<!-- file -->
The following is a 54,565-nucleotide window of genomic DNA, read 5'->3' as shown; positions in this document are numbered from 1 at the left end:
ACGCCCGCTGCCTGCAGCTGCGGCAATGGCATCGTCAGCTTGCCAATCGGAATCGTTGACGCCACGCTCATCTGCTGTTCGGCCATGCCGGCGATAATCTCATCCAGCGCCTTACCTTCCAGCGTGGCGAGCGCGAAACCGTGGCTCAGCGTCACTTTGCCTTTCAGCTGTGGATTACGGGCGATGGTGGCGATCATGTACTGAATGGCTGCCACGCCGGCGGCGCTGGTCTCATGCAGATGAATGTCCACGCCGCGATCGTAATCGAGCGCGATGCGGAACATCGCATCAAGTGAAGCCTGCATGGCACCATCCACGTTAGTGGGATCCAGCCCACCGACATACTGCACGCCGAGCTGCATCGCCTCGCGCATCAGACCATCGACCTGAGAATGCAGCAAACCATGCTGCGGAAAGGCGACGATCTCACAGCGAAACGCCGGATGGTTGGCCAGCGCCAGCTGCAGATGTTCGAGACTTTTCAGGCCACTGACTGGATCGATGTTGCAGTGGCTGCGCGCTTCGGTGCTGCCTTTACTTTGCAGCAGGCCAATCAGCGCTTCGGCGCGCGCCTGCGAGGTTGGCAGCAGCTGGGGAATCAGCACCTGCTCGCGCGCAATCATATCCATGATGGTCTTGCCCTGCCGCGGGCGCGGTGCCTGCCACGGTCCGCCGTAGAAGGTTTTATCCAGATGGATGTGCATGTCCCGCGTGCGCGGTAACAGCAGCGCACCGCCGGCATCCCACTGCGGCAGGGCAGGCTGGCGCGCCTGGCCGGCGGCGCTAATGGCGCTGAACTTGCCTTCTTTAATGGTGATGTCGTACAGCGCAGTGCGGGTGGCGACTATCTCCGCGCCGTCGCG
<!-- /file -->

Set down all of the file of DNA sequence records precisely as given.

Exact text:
The following is a 54,565-nucleotide window of genomic DNA, read 5'->3' as shown; positions in this document are numbered from 1 at the left end:
ACGCCCGCTGCCTGCAGCTGCGGCAATGGCATCGTCAGCTTGCCAATCGGAATCGTTGACGCCACGCTCATCTGCTGTTCGGCCATGCCGGCGATAATCTCATCCAGCGCCTTACCTTCCAGCGTGGCGAGCGCGAAACCGTGGCTCAGCGTCACTTTGCCTTTCAGCTGTGGATTACGGGCGATGGTGGCGATCATGTACTGAATGGCTGCCACGCCGGCGGCGCTGGTCTCATGCAGATGAATGTCCACGCCGCGATCGTAATCGAGCGCGATGCGGAACATCGCATCAAGTGAAGCCTGCATGGCACCATCCACGTTAGTGGGATCCAGCCCACCGACATACTGCACGCCGAGCTGCATCGCCTCGCGCATCAGACCATCGACCTGAGAATGCAGCAAACCATGCTGCGGAAAGGCGACGATCTCACAGCGAAACGCCGGATGGTTGGCCAGCGCCAGCTGCAGATGTTCGAGACTTTTCAGGCCACTGACTGGATCGATGTTGCAGTGGCTGCGCGCTTCGGTGCTGCCTTTACTTTGCAGCAGGCCAATCAGCGCTTCGGCGCGCGCCTGCGAGGTTGGCAGCAGCTGGGGAATCAGCACCTGCTCGCGCGCAATCATATCCATGATGGTCTTGCCCTGCCGCGGGCGCGGTGCCTGCCACGGTCCGCCGTAGAAGGTTTTATCCAGATGGATGTGCATGTCCCGCGTGCGCGGTAACAGCAGCGCACCGCCGGCATCCCACTGCGGCAGGGCAGGCTGGCGCGCCTGGCCGGCGGCGCTAATGGCGCTGAACTTGCCTTCTTTAATGGTGATGTCGTACAGCGCAGTGCGGGTGGCGACTATCTCCGCGCCGTCGCG